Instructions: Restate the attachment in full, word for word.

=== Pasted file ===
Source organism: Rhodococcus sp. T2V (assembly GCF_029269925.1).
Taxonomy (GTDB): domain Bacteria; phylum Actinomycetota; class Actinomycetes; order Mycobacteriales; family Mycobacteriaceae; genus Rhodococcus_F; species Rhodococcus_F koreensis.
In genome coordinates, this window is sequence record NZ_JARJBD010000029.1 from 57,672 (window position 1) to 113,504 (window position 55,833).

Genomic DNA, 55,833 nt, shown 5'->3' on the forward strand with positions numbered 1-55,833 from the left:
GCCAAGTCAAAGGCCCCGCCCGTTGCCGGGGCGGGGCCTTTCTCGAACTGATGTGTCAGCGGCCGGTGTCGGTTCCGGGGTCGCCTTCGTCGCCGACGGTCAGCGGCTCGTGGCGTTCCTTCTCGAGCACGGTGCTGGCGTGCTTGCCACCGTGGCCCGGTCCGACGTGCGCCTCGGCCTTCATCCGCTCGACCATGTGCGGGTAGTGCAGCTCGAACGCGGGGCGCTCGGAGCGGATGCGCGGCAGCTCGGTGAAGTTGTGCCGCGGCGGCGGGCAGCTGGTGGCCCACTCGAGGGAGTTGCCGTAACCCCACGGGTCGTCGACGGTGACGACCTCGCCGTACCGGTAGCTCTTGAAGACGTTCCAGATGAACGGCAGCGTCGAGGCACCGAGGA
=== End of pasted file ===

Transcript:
Source organism: Rhodococcus sp. T2V (assembly GCF_029269925.1).
Taxonomy (GTDB): domain Bacteria; phylum Actinomycetota; class Actinomycetes; order Mycobacteriales; family Mycobacteriaceae; genus Rhodococcus_F; species Rhodococcus_F koreensis.
In genome coordinates, this window is sequence record NZ_JARJBD010000029.1 from 57,672 (window position 1) to 113,504 (window position 55,833).

Genomic DNA, 55,833 nt, shown 5'->3' on the forward strand with positions numbered 1-55,833 from the left:
GCCAAGTCAAAGGCCCCGCCCGTTGCCGGGGCGGGGCCTTTCTCGAACTGATGTGTCAGCGGCCGGTGTCGGTTCCGGGGTCGCCTTCGTCGCCGACGGTCAGCGGCTCGTGGCGTTCCTTCTCGAGCACGGTGCTGGCGTGCTTGCCACCGTGGCCCGGTCCGACGTGCGCCTCGGCCTTCATCCGCTCGACCATGTGCGGGTAGTGCAGCTCGAACGCGGGGCGCTCGGAGCGGATGCGCGGCAGCTCGGTGAAGTTGTGCCGCGGCGGCGGGCAGCTGGTGGCCCACTCGAGGGAGTTGCCGTAACCCCACGGGTCGTCGACGGTGACGACCTCGCCGTACCGGTAGCTCTTGAAGACGTTCCAGATGAACGGCAGCGTCGAGGCACCGAGGA